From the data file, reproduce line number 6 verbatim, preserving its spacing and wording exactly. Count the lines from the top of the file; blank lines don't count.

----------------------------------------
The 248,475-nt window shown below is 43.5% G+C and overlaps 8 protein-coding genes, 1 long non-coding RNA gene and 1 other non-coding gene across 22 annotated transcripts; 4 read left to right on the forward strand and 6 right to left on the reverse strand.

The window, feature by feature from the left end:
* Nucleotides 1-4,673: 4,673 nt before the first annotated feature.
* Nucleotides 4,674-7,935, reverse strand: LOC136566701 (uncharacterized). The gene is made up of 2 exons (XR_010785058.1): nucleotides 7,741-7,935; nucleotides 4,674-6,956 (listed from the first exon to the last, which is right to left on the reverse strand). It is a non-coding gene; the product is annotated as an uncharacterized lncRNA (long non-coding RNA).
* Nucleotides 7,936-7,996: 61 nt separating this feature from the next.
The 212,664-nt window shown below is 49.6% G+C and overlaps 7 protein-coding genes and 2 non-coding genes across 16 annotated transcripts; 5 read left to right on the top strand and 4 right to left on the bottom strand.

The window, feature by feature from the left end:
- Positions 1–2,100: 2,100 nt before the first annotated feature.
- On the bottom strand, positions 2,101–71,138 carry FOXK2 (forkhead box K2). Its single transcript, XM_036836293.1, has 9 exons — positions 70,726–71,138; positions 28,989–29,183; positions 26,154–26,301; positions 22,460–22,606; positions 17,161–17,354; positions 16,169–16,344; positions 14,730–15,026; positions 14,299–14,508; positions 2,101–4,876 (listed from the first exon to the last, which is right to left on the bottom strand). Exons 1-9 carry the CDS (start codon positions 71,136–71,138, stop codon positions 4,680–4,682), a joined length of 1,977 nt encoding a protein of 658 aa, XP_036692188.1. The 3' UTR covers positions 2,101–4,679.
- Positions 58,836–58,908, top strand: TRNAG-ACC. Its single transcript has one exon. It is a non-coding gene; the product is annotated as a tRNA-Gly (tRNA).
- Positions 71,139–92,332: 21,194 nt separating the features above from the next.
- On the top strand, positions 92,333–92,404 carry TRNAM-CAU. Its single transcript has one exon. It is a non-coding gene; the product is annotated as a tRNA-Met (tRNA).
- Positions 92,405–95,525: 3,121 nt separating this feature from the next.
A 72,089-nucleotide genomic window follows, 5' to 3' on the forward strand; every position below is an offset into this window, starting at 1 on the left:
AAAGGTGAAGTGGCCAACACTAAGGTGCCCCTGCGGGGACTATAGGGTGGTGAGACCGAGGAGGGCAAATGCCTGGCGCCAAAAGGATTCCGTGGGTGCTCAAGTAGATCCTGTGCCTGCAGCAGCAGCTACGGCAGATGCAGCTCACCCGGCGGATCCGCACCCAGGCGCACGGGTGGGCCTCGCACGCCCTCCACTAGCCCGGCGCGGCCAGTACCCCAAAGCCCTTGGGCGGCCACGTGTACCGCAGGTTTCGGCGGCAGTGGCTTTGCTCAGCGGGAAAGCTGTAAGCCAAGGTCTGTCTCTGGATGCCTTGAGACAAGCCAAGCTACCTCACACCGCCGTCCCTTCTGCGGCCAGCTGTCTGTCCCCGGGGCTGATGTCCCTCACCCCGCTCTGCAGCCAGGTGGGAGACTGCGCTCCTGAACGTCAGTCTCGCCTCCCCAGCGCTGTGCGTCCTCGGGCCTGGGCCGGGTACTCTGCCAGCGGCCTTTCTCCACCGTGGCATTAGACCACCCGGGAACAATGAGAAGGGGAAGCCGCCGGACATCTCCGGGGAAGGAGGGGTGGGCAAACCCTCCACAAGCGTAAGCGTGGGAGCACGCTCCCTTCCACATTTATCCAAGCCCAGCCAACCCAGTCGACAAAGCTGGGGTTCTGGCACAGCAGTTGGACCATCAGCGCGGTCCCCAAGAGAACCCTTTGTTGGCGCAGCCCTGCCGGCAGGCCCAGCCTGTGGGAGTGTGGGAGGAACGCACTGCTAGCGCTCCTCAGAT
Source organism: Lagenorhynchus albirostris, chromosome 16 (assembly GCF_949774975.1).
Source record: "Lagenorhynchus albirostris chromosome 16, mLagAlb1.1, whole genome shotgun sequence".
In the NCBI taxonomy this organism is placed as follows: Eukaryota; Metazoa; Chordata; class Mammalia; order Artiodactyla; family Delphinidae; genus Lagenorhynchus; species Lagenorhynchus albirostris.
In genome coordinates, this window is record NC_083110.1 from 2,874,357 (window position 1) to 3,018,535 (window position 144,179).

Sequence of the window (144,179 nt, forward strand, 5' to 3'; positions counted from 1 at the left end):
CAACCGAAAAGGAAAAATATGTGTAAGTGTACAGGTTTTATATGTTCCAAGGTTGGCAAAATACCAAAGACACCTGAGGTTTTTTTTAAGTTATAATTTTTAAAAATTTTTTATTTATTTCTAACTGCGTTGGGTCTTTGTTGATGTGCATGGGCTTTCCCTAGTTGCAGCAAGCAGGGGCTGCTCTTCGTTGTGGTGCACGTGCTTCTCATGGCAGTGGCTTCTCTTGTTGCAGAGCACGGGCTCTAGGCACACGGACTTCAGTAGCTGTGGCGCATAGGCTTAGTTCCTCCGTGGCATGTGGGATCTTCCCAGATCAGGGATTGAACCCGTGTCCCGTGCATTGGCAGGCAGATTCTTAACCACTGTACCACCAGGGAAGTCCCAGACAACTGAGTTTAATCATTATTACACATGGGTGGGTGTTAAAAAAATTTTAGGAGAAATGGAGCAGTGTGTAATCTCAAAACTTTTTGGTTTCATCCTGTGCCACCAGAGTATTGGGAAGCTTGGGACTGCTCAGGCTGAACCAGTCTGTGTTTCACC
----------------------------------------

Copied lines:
The 212,664-nt window shown below is 49.6% G+C and overlaps 7 protein-coding genes and 2 non-coding genes across 16 annotated transcripts; 5 read left to right on the top strand and 4 right to left on the bottom strand.